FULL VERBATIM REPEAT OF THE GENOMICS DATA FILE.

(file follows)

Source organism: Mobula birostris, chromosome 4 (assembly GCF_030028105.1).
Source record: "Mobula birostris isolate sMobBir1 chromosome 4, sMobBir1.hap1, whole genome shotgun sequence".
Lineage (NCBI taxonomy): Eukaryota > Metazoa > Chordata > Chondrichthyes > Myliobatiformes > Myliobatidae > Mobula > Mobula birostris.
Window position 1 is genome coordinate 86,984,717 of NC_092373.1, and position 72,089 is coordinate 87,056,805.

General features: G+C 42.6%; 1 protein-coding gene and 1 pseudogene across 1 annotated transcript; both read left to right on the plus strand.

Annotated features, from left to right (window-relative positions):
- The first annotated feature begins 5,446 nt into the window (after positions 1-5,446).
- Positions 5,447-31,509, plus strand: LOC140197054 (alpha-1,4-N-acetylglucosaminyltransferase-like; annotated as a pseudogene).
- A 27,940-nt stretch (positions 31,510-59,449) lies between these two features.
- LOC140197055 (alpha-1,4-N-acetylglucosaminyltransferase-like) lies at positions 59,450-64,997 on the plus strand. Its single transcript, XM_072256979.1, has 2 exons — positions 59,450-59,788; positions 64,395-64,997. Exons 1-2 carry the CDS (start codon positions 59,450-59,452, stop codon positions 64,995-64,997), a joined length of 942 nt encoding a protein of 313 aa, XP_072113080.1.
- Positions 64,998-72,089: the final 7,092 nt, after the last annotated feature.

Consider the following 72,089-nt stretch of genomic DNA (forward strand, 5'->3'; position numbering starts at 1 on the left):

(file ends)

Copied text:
Source organism: Mobula birostris, chromosome 4 (assembly GCF_030028105.1).
Source record: "Mobula birostris isolate sMobBir1 chromosome 4, sMobBir1.hap1, whole genome shotgun sequence".
Lineage (NCBI taxonomy): Eukaryota > Metazoa > Chordata > Chondrichthyes > Myliobatiformes > Myliobatidae > Mobula > Mobula birostris.
Window position 1 is genome coordinate 86,984,717 of NC_092373.1, and position 72,089 is coordinate 87,056,805.

General features: G+C 42.6%; 1 protein-coding gene and 1 pseudogene across 1 annotated transcript; both read left to right on the plus strand.

Annotated features, from left to right (window-relative positions):
- The first annotated feature begins 5,446 nt into the window (after positions 1-5,446).
- Positions 5,447-31,509, plus strand: LOC140197054 (alpha-1,4-N-acetylglucosaminyltransferase-like; annotated as a pseudogene).
- A 27,940-nt stretch (positions 31,510-59,449) lies between these two features.
- LOC140197055 (alpha-1,4-N-acetylglucosaminyltransferase-like) lies at positions 59,450-64,997 on the plus strand. Its single transcript, XM_072256979.1, has 2 exons — positions 59,450-59,788; positions 64,395-64,997. Exons 1-2 carry the CDS (start codon positions 59,450-59,452, stop codon positions 64,995-64,997), a joined length of 942 nt encoding a protein of 313 aa, XP_072113080.1.
- Positions 64,998-72,089: the final 7,092 nt, after the last annotated feature.

Consider the following 72,089-nt stretch of genomic DNA (forward strand, 5'->3'; position numbering starts at 1 on the left):